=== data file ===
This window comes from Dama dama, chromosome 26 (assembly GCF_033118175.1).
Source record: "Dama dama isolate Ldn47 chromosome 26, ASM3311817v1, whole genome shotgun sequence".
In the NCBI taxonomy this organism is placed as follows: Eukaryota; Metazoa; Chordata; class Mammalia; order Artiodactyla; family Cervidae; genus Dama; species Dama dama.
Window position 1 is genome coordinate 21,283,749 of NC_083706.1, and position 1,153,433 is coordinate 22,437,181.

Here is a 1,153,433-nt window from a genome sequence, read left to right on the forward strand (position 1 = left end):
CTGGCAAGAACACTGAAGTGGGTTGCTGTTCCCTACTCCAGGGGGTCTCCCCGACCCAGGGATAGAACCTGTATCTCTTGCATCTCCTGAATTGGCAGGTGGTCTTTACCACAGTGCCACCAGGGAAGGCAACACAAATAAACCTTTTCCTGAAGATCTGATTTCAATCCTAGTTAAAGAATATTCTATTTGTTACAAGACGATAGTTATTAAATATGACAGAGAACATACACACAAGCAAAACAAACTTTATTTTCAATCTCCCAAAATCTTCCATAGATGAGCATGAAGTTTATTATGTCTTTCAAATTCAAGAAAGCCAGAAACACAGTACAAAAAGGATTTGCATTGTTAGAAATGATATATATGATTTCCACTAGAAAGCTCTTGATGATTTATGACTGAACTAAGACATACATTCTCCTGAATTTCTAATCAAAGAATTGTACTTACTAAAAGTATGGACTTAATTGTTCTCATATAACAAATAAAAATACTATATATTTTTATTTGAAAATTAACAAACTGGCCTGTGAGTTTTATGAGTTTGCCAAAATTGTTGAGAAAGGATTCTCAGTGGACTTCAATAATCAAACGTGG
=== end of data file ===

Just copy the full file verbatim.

This window comes from Dama dama, chromosome 26 (assembly GCF_033118175.1).
Source record: "Dama dama isolate Ldn47 chromosome 26, ASM3311817v1, whole genome shotgun sequence".
In the NCBI taxonomy this organism is placed as follows: Eukaryota; Metazoa; Chordata; class Mammalia; order Artiodactyla; family Cervidae; genus Dama; species Dama dama.
Window position 1 is genome coordinate 21,283,749 of NC_083706.1, and position 1,153,433 is coordinate 22,437,181.

Here is a 1,153,433-nt window from a genome sequence, read left to right on the forward strand (position 1 = left end):
CTGGCAAGAACACTGAAGTGGGTTGCTGTTCCCTACTCCAGGGGGTCTCCCCGACCCAGGGATAGAACCTGTATCTCTTGCATCTCCTGAATTGGCAGGTGGTCTTTACCACAGTGCCACCAGGGAAGGCAACACAAATAAACCTTTTCCTGAAGATCTGATTTCAATCCTAGTTAAAGAATATTCTATTTGTTACAAGACGATAGTTATTAAATATGACAGAGAACATACACACAAGCAAAACAAACTTTATTTTCAATCTCCCAAAATCTTCCATAGATGAGCATGAAGTTTATTATGTCTTTCAAATTCAAGAAAGCCAGAAACACAGTACAAAAAGGATTTGCATTGTTAGAAATGATATATATGATTTCCACTAGAAAGCTCTTGATGATTTATGACTGAACTAAGACATACATTCTCCTGAATTTCTAATCAAAGAATTGTACTTACTAAAAGTATGGACTTAATTGTTCTCATATAACAAATAAAAATACTATATATTTTTATTTGAAAATTAACAAACTGGCCTGTGAGTTTTATGAGTTTGCCAAAATTGTTGAGAAAGGATTCTCAGTGGACTTCAATAATCAAACGTGG